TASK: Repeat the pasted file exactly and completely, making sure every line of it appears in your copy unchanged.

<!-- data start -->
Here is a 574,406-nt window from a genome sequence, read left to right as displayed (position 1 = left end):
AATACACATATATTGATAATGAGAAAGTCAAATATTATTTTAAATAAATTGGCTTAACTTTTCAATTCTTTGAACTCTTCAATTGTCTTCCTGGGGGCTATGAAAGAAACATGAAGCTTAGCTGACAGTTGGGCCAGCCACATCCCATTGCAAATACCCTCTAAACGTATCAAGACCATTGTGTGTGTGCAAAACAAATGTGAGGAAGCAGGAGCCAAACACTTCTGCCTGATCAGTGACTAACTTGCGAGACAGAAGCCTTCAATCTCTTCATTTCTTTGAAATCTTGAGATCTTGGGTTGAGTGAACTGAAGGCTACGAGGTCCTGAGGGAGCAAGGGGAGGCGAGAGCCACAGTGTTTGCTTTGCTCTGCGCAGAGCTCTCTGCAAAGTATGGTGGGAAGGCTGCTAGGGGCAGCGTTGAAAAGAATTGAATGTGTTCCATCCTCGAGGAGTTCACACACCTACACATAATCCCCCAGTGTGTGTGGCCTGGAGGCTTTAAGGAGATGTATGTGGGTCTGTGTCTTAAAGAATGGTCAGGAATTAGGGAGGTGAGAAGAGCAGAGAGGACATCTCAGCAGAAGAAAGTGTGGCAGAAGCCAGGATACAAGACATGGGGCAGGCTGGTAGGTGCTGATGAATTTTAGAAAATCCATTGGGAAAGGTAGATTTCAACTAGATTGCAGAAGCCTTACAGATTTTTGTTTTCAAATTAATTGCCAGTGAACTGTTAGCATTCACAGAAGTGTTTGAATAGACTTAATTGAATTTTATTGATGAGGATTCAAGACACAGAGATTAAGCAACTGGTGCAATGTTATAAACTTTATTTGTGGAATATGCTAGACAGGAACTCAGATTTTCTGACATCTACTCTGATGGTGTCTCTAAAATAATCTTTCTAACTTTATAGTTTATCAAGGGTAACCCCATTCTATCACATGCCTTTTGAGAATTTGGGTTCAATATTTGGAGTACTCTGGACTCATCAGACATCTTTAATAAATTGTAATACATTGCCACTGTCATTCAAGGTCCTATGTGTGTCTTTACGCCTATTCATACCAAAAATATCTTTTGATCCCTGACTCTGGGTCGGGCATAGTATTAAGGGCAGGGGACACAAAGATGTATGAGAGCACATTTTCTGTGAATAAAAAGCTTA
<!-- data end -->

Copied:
Here is a 574,406-nt window from a genome sequence, read left to right as displayed (position 1 = left end):
AATACACATATATTGATAATGAGAAAGTCAAATATTATTTTAAATAAATTGGCTTAACTTTTCAATTCTTTGAACTCTTCAATTGTCTTCCTGGGGGCTATGAAAGAAACATGAAGCTTAGCTGACAGTTGGGCCAGCCACATCCCATTGCAAATACCCTCTAAACGTATCAAGACCATTGTGTGTGTGCAAAACAAATGTGAGGAAGCAGGAGCCAAACACTTCTGCCTGATCAGTGACTAACTTGCGAGACAGAAGCCTTCAATCTCTTCATTTCTTTGAAATCTTGAGATCTTGGGTTGAGTGAACTGAAGGCTACGAGGTCCTGAGGGAGCAAGGGGAGGCGAGAGCCACAGTGTTTGCTTTGCTCTGCGCAGAGCTCTCTGCAAAGTATGGTGGGAAGGCTGCTAGGGGCAGCGTTGAAAAGAATTGAATGTGTTCCATCCTCGAGGAGTTCACACACCTACACATAATCCCCCAGTGTGTGTGGCCTGGAGGCTTTAAGGAGATGTATGTGGGTCTGTGTCTTAAAGAATGGTCAGGAATTAGGGAGGTGAGAAGAGCAGAGAGGACATCTCAGCAGAAGAAAGTGTGGCAGAAGCCAGGATACAAGACATGGGGCAGGCTGGTAGGTGCTGATGAATTTTAGAAAATCCATTGGGAAAGGTAGATTTCAACTAGATTGCAGAAGCCTTACAGATTTTTGTTTTCAAATTAATTGCCAGTGAACTGTTAGCATTCACAGAAGTGTTTGAATAGACTTAATTGAATTTTATTGATGAGGATTCAAGACACAGAGATTAAGCAACTGGTGCAATGTTATAAACTTTATTTGTGGAATATGCTAGACAGGAACTCAGATTTTCTGACATCTACTCTGATGGTGTCTCTAAAATAATCTTTCTAACTTTATAGTTTATCAAGGGTAACCCCATTCTATCACATGCCTTTTGAGAATTTGGGTTCAATATTTGGAGTACTCTGGACTCATCAGACATCTTTAATAAATTGTAATACATTGCCACTGTCATTCAAGGTCCTATGTGTGTCTTTACGCCTATTCATACCAAAAATATCTTTTGATCCCTGACTCTGGGTCGGGCATAGTATTAAGGGCAGGGGACACAAAGATGTATGAGAGCACATTTTCTGTGAATAAAAAGCTTA